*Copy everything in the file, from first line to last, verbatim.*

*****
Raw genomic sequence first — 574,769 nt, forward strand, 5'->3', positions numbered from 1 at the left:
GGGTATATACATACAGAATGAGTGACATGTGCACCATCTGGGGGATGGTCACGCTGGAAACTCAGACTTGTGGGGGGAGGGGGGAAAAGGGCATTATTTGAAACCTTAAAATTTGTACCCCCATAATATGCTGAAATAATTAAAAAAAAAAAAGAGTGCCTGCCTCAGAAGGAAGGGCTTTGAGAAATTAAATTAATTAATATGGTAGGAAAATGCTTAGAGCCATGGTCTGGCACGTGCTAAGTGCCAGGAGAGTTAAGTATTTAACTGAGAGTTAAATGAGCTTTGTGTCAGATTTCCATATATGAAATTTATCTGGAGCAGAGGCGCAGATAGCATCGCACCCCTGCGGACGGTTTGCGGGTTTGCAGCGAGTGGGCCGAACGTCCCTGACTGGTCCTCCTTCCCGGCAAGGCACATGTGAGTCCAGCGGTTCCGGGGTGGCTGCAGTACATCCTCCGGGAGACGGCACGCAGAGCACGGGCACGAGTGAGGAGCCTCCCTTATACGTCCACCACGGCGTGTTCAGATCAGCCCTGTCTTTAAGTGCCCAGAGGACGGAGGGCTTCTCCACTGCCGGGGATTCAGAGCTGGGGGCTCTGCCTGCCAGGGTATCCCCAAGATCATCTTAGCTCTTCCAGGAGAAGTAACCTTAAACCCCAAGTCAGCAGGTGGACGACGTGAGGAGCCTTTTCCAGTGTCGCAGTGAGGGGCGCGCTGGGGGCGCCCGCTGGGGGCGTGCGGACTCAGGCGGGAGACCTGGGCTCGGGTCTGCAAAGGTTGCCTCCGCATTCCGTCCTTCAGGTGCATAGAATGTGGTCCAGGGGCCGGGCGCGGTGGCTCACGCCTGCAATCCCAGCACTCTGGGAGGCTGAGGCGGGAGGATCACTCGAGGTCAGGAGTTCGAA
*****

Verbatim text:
Raw genomic sequence first — 574,769 nt, forward strand, 5'->3', positions numbered from 1 at the left:
GGGTATATACATACAGAATGAGTGACATGTGCACCATCTGGGGGATGGTCACGCTGGAAACTCAGACTTGTGGGGGGAGGGGGGAAAAGGGCATTATTTGAAACCTTAAAATTTGTACCCCCATAATATGCTGAAATAATTAAAAAAAAAAAAGAGTGCCTGCCTCAGAAGGAAGGGCTTTGAGAAATTAAATTAATTAATATGGTAGGAAAATGCTTAGAGCCATGGTCTGGCACGTGCTAAGTGCCAGGAGAGTTAAGTATTTAACTGAGAGTTAAATGAGCTTTGTGTCAGATTTCCATATATGAAATTTATCTGGAGCAGAGGCGCAGATAGCATCGCACCCCTGCGGACGGTTTGCGGGTTTGCAGCGAGTGGGCCGAACGTCCCTGACTGGTCCTCCTTCCCGGCAAGGCACATGTGAGTCCAGCGGTTCCGGGGTGGCTGCAGTACATCCTCCGGGAGACGGCACGCAGAGCACGGGCACGAGTGAGGAGCCTCCCTTATACGTCCACCACGGCGTGTTCAGATCAGCCCTGTCTTTAAGTGCCCAGAGGACGGAGGGCTTCTCCACTGCCGGGGATTCAGAGCTGGGGGCTCTGCCTGCCAGGGTATCCCCAAGATCATCTTAGCTCTTCCAGGAGAAGTAACCTTAAACCCCAAGTCAGCAGGTGGACGACGTGAGGAGCCTTTTCCAGTGTCGCAGTGAGGGGCGCGCTGGGGGCGCCCGCTGGGGGCGTGCGGACTCAGGCGGGAGACCTGGGCTCGGGTCTGCAAAGGTTGCCTCCGCATTCCGTCCTTCAGGTGCATAGAATGTGGTCCAGGGGCCGGGCGCGGTGGCTCACGCCTGCAATCCCAGCACTCTGGGAGGCTGAGGCGGGAGGATCACTCGAGGTCAGGAGTTCGAA